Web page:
Women's Roles During the Civil Research Paper

Excerpt from Research Paper :

The women whose husbands did serve the pro-Union cause (often Republicans) did not necessarily take over the farm work and other "male tasks" on the farm. Instead, the work was done with the "same kind of neighborhood and extended-kin support" that was in use prior to the Civil War (Rodgers, 112).

Also, many soldiers wrote letters home "…virtually micromanaging their farms from the front," Rodgers continues (113). Wives received a "steady flow of letters" with specific advice not only on how to run the farm, but on "how their children were to behave and be taught," Rodgers explained (113). And moreover, male farm laborers were available to harvest crops, and the women either paid them to harvest the wheat, or she gave them "a percentage of the crop" (Rodgers, 113). As for urban women in Indiana during the Civil War, Rodgers explains that letters between wives and soldiers showed "gossip about the local social scene" and politics, along with romantic passages (114). But like the rural wives left at home, wives of soldiers from the cities received letters with "…a range of instructions" about "running the household, rearing the children" and educating them too (Rodgers, 114).

Women in Indiana -- whose husbands were at war -- engaged in public affairs to a greater degree than they had when husbands were home, Rodgers explains (115). In fact the most common activity for women (urban and rural) was joining "Ladies Aid Societies," groups that provided bandages, clothing, food items, and other needed commodities to Hoosier soldiers in the Union army. Also, the role of women in Indiana involved "fundraising activities for the soldiers and their families"; they produced plays, pageants and other fundraising entertainment, Rodgers continued (116).

While women in Indiana did not generally take over farm work when husbands became soldiers, author Alexis Brown asserts that Southern women took on activities "they had never dreamed of doing… managing slaves, making decisions regarding crops and planting" (Brown, 2000, p. 766). Also the Southern woman in many instances had to provide "nursing and survival skills" in order to deal with battles "…fought at their doorsteps," Brown writes (766). And because the Union army brought the war to the South (the Confederates rarely attacked the north), part of the new role for Southern women was to "…disseminate battle information and support the Southern cause with enthusiasm" (Brown, 766). Women wrote to husbands reporting what battles had taken place in their communities, who won those battles, and what troop movement they had heard about, Brown explains; women became "an acknowledged part of the Confederacy" (767).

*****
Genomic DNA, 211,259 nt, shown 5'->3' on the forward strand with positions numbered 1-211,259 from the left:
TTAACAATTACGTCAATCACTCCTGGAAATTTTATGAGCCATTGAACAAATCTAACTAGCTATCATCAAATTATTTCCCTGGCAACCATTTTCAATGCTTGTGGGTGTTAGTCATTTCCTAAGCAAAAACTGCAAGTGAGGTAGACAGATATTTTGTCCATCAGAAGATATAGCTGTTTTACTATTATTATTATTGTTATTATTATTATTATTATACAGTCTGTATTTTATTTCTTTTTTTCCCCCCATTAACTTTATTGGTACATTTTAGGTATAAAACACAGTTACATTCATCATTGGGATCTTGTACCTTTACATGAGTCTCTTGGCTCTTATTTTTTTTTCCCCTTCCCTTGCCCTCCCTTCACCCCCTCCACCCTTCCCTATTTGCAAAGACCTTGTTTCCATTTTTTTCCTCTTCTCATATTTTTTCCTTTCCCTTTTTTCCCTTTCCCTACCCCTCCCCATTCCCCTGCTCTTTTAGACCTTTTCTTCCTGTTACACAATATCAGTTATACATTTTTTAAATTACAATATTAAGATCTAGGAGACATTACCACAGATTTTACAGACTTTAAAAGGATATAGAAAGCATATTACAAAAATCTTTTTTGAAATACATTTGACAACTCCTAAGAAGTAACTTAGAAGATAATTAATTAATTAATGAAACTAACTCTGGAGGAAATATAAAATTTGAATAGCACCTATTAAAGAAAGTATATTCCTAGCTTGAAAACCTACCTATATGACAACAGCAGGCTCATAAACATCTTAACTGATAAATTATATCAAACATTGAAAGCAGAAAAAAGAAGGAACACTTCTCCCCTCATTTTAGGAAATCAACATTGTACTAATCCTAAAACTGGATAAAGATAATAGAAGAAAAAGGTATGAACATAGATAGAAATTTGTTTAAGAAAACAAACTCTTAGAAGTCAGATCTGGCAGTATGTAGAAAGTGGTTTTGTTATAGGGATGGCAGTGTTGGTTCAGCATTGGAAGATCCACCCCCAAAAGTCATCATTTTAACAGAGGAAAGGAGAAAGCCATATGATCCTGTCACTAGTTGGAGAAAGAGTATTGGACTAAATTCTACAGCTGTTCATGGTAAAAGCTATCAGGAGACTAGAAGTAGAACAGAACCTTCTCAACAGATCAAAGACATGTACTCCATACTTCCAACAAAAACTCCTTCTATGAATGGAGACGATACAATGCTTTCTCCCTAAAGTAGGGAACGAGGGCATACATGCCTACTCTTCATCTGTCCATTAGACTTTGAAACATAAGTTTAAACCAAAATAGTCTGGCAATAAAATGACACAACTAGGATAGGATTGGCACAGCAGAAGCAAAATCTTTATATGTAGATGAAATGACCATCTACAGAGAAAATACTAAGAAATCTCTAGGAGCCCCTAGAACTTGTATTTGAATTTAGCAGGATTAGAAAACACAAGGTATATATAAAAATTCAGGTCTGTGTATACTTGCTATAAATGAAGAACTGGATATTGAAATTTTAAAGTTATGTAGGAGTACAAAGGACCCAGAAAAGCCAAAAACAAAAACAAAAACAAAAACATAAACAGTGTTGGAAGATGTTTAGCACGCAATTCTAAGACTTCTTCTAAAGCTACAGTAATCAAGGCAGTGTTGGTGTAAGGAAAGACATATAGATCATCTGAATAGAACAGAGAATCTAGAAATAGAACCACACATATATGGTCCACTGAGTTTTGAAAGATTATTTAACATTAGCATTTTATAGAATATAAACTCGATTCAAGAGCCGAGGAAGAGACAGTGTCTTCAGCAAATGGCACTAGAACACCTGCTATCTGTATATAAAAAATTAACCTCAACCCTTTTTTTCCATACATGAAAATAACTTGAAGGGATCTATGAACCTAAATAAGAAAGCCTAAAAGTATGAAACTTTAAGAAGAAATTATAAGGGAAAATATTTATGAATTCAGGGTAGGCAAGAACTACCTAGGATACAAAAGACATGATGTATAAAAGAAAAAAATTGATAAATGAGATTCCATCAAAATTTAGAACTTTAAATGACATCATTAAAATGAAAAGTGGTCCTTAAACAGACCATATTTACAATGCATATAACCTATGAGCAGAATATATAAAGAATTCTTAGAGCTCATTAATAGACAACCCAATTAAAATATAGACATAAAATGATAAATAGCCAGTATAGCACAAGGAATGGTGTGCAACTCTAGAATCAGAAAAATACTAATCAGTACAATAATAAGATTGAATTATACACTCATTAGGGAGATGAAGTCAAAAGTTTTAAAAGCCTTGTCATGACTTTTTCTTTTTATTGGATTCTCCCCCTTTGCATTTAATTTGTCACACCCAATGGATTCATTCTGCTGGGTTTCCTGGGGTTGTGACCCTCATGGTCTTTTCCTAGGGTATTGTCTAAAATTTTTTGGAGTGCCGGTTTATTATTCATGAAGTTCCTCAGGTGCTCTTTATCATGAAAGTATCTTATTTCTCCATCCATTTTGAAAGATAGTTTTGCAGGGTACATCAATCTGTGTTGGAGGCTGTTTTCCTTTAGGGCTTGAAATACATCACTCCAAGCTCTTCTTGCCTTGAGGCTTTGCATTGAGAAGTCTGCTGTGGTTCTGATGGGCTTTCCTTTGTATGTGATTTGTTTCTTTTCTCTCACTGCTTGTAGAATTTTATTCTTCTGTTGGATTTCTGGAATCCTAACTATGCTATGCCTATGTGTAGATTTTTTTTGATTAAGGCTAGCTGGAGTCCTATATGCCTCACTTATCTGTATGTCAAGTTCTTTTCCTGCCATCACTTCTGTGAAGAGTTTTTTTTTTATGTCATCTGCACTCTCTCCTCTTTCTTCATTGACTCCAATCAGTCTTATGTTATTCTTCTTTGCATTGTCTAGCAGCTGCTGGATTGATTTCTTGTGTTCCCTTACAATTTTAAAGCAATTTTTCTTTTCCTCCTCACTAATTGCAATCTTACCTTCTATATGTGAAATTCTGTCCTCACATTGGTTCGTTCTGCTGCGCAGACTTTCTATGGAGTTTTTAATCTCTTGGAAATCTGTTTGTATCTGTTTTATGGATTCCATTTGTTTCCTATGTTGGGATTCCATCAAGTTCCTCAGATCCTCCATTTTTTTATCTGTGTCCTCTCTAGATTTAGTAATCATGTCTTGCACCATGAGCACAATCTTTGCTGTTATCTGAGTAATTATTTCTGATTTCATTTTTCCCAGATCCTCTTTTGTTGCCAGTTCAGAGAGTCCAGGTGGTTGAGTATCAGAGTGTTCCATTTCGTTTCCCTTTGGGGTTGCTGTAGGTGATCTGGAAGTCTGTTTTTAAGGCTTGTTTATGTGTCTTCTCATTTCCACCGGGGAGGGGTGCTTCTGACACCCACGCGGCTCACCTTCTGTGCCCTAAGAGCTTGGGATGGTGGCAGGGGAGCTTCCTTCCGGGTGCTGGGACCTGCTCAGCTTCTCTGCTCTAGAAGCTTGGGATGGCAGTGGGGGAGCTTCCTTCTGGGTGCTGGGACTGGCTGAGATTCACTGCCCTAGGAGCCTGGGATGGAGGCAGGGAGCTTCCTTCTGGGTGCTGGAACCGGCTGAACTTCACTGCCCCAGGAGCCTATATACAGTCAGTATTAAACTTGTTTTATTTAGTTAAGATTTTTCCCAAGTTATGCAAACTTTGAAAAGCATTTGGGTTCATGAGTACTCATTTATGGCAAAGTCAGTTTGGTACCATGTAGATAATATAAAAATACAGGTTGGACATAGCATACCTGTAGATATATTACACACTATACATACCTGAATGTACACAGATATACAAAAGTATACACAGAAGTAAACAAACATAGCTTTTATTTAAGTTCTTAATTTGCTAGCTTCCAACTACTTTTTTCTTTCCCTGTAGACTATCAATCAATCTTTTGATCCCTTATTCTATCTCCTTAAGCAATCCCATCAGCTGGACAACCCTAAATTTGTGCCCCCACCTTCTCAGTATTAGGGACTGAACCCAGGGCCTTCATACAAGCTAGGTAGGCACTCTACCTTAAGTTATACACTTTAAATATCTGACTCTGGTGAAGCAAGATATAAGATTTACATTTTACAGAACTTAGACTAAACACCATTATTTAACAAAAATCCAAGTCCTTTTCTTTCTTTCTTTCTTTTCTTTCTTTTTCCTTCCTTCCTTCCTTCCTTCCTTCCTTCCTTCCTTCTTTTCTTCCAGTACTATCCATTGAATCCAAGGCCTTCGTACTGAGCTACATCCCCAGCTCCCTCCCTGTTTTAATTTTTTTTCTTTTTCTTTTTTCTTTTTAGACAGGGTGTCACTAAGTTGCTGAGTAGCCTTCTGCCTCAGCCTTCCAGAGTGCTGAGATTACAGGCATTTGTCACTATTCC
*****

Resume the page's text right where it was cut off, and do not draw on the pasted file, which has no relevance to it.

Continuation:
In conclusion, there is no one generalized activity that all women (in the north or south) engaged in while husbands were involved in the Civil War. Women in various parts of the country were involved in a variety of ways. But it is clear that whether aiding the soldiers (as nurses, fundraisers, or providers of supplies and intelligence), or keeping the home fires burning and raising the children, women played enormously important roles during the Civil War.

Works Cited

Brown, Alexis Girardin. "The Women Left Behind: Transformation of the Southern Belle,

1840-1880." The Historian. 62.4 (2000): 759-779.

Rodgers, Thomas E. "Hoosier Women and the Civil War Home Front." Indiana Magazine of History, 97.2 (2001): 105-128.

Walker, Henry. "Power, Sex, and Gender Roles: The Transformation…

Sources Used in Document:

Works Cited

Brown, Alexis Girardin. "The Women Left Behind: Transformation of the Southern Belle,

1840-1880." The Historian. 62.4 (2000): 759-779.

Rodgers, Thomas E. "Hoosier Women and the Civil War Home Front." Indiana Magazine of History, 97.2 (2001): 105-128.

Walker, Henry. "Power, Sex, and Gender Roles: The Transformation of an Alabama Planter

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